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8 Women, 6 Days, 116 Miles: A Walk to Channel the Spirit of Harriet Tubman

Amid this year's racial protests, a group called attention to social injustice by walking Harriet Tubman's freedom journey. Here's how they did it.

They were eight strangers when they started, but two women brought them all together: a heroic figure who lived more than 150 years ago and a retired realtor who felt the power of the past more than ever today.

Linda Harris has been moved by the story of Harriet Tubman ever since her father gave her a biography of the Underground Railroad conductor when she was a child. Harris, 65, re-read the biography in May after the killing of George Floyd and she saw new and disturbing parallels, she says.

“I felt like my freedoms had been taken away, with the pandemic and the social injustice,” Harris, who lives in Mitchellville, MD, told the Washington Post. “The book was the impetus to do something, to act.”

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Big Footsteps to Fill

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On the right track, Photo: We Walk With Harriet Facebook Page

Harris decided she wanted to trace Tubman’s 116-mile journey from her birthplace in Cambridge, MD., to Kennett Square, PA, where she ended her freedom walk. Through Facebook postings in various groups, she found seven other women who also wanted to honor Tubman, who delivered dozens of enslaved people to liberation between 1850 and 1860.

The eight woman who agreed to make the trek with her lived in the Washington D.C area and ranged in age from 38 to 65,. Over the spring and summer they trained together, developing their friendships along with their muscles.

With the help of the Harriett Tubman Museum and Education Center, Harris put together a rough approximation of the route Tubman took, and the eight women set off from Cambridge on the morning of Sept. 5th.

On the Path of Harriet Tubman History

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Long days, blisters, and friendship, Photo: We Walk With Harriet Facebook Page

The group, which called themselves We Walk With Harriett, started a Facebook page to document the trek. Over the course of walk, they averaged about 20 miles a day, and spent nights in hotels, where they tended to blisters and sore muscles.

The path took them on backroads, through neighborhoods, by historical markers, some of which related to Tubman’s work. At times, they danced to music along the way, sang, and chanted. One of the group carried a sign on her backpack that said simply, “We Walk With Harriett,” to let others know the purpose of their journey. in case anyone would question why they were there.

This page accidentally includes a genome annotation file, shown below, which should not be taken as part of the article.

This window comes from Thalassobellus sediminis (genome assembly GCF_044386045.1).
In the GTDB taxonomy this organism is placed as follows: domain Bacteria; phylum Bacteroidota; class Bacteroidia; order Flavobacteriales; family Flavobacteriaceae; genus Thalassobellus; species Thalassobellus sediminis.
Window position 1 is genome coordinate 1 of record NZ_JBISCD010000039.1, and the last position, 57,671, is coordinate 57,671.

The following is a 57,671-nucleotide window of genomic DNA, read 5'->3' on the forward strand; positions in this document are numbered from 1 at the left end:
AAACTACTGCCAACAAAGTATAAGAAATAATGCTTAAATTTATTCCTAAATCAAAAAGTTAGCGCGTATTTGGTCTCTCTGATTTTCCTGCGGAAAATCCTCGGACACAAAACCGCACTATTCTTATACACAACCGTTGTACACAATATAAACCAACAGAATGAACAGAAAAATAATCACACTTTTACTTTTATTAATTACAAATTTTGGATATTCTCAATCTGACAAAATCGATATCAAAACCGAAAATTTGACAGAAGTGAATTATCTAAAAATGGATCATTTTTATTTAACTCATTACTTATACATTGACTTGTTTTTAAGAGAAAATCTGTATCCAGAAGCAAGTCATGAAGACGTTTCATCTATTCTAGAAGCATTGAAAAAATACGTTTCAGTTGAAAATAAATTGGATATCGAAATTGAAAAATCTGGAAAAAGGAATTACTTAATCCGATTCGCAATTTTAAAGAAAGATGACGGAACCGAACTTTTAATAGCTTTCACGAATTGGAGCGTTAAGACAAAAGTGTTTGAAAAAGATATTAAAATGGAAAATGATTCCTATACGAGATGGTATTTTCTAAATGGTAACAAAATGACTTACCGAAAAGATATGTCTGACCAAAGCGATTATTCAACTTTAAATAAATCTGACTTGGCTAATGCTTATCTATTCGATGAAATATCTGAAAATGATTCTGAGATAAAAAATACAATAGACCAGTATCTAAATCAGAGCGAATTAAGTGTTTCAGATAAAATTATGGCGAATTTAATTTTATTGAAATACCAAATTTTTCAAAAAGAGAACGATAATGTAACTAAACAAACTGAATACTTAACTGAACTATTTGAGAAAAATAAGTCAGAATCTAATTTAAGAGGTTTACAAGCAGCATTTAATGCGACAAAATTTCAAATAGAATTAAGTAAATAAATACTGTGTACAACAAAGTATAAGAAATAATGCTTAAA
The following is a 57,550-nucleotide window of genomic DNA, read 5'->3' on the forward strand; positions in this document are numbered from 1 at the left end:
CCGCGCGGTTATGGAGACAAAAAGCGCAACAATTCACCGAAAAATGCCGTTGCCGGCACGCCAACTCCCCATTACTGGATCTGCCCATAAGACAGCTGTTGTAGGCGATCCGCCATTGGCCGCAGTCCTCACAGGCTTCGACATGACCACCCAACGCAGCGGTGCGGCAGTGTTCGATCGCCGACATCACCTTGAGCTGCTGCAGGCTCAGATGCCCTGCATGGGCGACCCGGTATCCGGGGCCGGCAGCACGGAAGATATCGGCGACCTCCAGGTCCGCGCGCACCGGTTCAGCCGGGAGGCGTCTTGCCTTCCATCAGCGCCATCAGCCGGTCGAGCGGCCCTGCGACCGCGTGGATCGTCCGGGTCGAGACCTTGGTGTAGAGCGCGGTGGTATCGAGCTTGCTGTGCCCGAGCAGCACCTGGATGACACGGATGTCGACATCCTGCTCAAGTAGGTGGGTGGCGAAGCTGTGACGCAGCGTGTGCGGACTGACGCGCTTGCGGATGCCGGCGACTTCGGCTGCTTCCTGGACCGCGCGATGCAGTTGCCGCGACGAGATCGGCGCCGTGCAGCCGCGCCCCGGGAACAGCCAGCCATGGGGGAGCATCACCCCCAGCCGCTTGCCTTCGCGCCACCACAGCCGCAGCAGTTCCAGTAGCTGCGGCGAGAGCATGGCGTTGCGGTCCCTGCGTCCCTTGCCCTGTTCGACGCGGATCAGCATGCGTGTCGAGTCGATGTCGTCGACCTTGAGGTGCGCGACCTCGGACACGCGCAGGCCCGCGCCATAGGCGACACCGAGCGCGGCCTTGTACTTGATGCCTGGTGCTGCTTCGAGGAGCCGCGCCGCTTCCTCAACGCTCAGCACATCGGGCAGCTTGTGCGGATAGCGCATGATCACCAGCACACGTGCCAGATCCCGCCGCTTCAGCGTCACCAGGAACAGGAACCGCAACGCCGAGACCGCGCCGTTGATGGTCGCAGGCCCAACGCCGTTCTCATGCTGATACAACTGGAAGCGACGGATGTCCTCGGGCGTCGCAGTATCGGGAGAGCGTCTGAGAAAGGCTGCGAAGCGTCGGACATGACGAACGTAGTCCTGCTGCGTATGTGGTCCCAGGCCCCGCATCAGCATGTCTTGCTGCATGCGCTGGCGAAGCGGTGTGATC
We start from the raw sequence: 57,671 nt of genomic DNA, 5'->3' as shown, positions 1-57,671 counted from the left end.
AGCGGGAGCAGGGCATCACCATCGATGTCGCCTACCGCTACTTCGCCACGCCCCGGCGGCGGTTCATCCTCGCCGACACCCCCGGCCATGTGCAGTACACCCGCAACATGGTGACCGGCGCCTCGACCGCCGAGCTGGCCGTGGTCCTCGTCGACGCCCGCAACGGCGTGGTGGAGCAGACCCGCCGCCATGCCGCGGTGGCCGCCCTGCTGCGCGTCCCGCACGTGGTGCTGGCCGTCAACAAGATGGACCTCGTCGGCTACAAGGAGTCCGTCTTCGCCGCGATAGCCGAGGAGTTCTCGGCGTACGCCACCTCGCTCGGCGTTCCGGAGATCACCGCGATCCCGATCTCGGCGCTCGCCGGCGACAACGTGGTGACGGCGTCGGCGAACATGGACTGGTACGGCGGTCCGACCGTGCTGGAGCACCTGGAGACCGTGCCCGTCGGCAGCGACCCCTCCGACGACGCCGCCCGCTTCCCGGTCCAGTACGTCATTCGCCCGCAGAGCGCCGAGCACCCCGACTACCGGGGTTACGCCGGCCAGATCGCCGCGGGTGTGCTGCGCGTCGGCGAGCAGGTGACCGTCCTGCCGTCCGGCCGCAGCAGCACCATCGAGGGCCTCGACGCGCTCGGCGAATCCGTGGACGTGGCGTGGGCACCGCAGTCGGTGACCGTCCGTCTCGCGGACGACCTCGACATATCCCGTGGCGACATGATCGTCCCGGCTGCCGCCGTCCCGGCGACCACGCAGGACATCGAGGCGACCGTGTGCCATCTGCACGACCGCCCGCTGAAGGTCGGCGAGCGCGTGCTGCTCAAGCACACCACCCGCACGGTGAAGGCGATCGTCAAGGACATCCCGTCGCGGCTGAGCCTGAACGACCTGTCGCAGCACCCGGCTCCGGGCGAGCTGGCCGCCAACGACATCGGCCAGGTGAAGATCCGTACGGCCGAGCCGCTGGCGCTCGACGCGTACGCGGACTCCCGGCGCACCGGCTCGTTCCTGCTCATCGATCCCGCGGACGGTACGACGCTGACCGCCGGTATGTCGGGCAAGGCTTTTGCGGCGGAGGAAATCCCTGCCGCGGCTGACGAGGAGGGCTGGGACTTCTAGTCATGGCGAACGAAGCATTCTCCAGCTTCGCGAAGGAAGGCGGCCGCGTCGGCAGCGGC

“We felt Harriet with us as we walked,” Harris told the Post. “We were amazed at how this woman was able to do this, to take on such a journey while being followed by dogs and guns and people who wanted to do her harm.”

“I could practically see our ancestors in the woods; I could hear them. I could see slave catchers and dogs, and I could really imagine what it was like to be traveling that way,” said Pauline Heard-Dunn, 57. “The more we walked, the more vivid it became.”

On one day, the group passed a home where several Confederate flags were displayed, which raised some alarm. But in a Facebook post, Harris reported, with relief, that there was nothing but warm interactions that day. “Among potential danger, love and kindness prevailed!” Harris wrote in her post. Actually the Facebook Page is filled with accounts of people along the way cheering them on and giving them money for food or drinks.

When the women reached their destination in Kennett Square, they were greeted by roughly 200 people, who came to celebrate their accomplishment. “I just broke down in big tears,” Harris said. “I was so overcome with emotion, thinking that we had made it, and thinking about how Harriet must have felt stepping across the line into Pennsylvania, into freedom.”

The event did more than fill the eight women and onlookers with pride and purpose; it also raised nearly $6,000 for the Harriet Tubman Museum and Education Center in Cambridge.

The Journey Continues

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Finishing the six-day trek in Kennett Square, PA Photo: We Walk With Harriet Facebook Page

“There are very few words to describe this experience,” Smith told the Post. “It was this spiritually driven walk with Harriet for freedom. One of the most powerful aspects is this ripple effect that we’ve created, with people showing up and trying to find us.”

The ripple effect continues. Harris has recently purchased a home in Cambridge, Md., which she plans to convert into “Camp Harriet” — a recreational center for children and adults to learn about Tubman’s life and bravery.

The group is also arranging a walk in March 2021 from Edward Pettus Bridge in Selma to Montgomery, tracing the famous march made by Martin Luther King Jr., John Lewis and others 50 years ago. And in the fall of next year the women plan to do Harriet Tubman’s journey backwards, starting in Kennett Square, PA, and ending at her birthplace (a journey Tubman made when she went back to rescue her brothers).

Who wants to join them?

Read More: Owning Up to My Own Racism: A First Step Toward Creating Change

By NextTribe Editors


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